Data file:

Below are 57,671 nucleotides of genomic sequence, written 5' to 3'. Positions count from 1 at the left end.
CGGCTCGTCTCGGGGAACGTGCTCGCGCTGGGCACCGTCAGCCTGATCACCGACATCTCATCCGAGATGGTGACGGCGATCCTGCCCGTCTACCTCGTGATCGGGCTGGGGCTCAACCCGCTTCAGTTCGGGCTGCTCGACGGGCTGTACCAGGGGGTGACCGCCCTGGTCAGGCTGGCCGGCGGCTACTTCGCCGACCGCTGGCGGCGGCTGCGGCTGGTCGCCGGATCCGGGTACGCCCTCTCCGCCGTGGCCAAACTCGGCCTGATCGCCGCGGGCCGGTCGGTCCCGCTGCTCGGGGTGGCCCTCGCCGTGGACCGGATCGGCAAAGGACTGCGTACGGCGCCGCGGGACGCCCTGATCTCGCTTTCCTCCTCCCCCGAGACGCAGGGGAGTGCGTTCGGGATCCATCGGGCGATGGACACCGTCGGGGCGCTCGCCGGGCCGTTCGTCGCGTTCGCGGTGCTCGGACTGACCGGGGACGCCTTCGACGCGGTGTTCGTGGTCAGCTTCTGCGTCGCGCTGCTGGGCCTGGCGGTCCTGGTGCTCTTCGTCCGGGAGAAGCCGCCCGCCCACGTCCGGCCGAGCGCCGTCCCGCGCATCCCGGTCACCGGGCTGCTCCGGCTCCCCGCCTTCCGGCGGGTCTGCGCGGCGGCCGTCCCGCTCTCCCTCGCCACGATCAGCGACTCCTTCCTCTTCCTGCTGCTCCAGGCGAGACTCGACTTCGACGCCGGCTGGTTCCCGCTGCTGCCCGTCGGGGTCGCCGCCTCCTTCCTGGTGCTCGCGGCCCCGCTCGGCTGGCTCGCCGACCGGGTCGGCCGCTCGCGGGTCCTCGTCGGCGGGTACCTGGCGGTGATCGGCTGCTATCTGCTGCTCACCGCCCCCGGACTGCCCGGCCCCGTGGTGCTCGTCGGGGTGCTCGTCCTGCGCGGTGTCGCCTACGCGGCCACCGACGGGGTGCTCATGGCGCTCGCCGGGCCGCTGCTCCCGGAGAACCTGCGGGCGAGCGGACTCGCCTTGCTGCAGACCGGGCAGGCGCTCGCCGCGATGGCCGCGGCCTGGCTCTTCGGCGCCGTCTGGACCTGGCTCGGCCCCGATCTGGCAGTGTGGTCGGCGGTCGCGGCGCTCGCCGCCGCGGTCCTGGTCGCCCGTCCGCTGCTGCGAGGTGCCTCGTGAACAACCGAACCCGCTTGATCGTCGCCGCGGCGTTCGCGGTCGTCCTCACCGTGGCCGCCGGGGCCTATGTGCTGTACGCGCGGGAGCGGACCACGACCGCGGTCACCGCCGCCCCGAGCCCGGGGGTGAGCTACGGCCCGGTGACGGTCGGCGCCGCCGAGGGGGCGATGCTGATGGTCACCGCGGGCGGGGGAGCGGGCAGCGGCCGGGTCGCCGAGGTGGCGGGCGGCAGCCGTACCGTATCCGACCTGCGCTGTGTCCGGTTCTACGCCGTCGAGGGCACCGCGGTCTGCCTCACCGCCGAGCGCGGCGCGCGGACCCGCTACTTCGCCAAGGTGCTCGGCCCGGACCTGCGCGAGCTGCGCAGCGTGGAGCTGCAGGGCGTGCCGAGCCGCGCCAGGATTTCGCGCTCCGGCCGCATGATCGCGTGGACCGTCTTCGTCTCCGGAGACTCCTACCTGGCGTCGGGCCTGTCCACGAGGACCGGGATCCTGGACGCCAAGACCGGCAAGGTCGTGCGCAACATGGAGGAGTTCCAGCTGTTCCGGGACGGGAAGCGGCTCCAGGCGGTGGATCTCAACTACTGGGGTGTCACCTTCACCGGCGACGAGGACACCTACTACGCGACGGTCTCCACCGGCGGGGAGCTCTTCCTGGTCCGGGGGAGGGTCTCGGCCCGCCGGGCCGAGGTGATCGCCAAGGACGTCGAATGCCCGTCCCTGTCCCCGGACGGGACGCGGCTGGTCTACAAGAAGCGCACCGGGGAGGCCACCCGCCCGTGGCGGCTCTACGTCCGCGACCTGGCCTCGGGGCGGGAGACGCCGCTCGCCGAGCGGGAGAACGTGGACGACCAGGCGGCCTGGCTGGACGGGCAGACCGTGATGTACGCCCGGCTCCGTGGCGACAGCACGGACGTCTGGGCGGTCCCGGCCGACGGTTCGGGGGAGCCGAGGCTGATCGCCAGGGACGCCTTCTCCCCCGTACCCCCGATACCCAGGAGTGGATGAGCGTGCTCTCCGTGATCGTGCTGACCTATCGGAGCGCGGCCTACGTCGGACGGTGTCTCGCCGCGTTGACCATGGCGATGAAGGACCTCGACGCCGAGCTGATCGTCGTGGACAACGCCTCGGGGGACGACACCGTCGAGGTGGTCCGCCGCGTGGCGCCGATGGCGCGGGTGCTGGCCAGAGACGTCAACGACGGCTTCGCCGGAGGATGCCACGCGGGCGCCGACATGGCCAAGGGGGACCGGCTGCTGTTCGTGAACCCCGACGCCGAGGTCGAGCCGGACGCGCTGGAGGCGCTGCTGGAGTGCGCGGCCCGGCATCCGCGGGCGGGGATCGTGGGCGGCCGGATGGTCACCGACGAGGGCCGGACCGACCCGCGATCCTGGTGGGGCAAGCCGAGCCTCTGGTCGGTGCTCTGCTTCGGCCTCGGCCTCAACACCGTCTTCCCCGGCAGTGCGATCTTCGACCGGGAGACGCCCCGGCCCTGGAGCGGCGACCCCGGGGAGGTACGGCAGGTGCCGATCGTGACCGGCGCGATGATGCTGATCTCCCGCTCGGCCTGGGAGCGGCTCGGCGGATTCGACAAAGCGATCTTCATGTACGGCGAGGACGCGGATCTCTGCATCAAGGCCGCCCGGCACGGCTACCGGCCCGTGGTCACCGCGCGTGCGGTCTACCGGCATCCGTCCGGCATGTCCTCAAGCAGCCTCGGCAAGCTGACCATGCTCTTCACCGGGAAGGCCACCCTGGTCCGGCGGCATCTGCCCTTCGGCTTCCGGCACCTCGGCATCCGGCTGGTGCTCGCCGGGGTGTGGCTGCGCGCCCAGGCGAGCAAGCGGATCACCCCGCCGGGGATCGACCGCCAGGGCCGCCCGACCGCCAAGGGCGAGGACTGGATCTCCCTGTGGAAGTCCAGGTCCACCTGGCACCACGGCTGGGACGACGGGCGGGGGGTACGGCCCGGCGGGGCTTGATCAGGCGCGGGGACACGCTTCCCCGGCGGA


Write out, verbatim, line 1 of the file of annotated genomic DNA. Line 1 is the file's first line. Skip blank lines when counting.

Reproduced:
Below are 57,671 nucleotides of genomic sequence, written 5' to 3'. Positions count from 1 at the left end.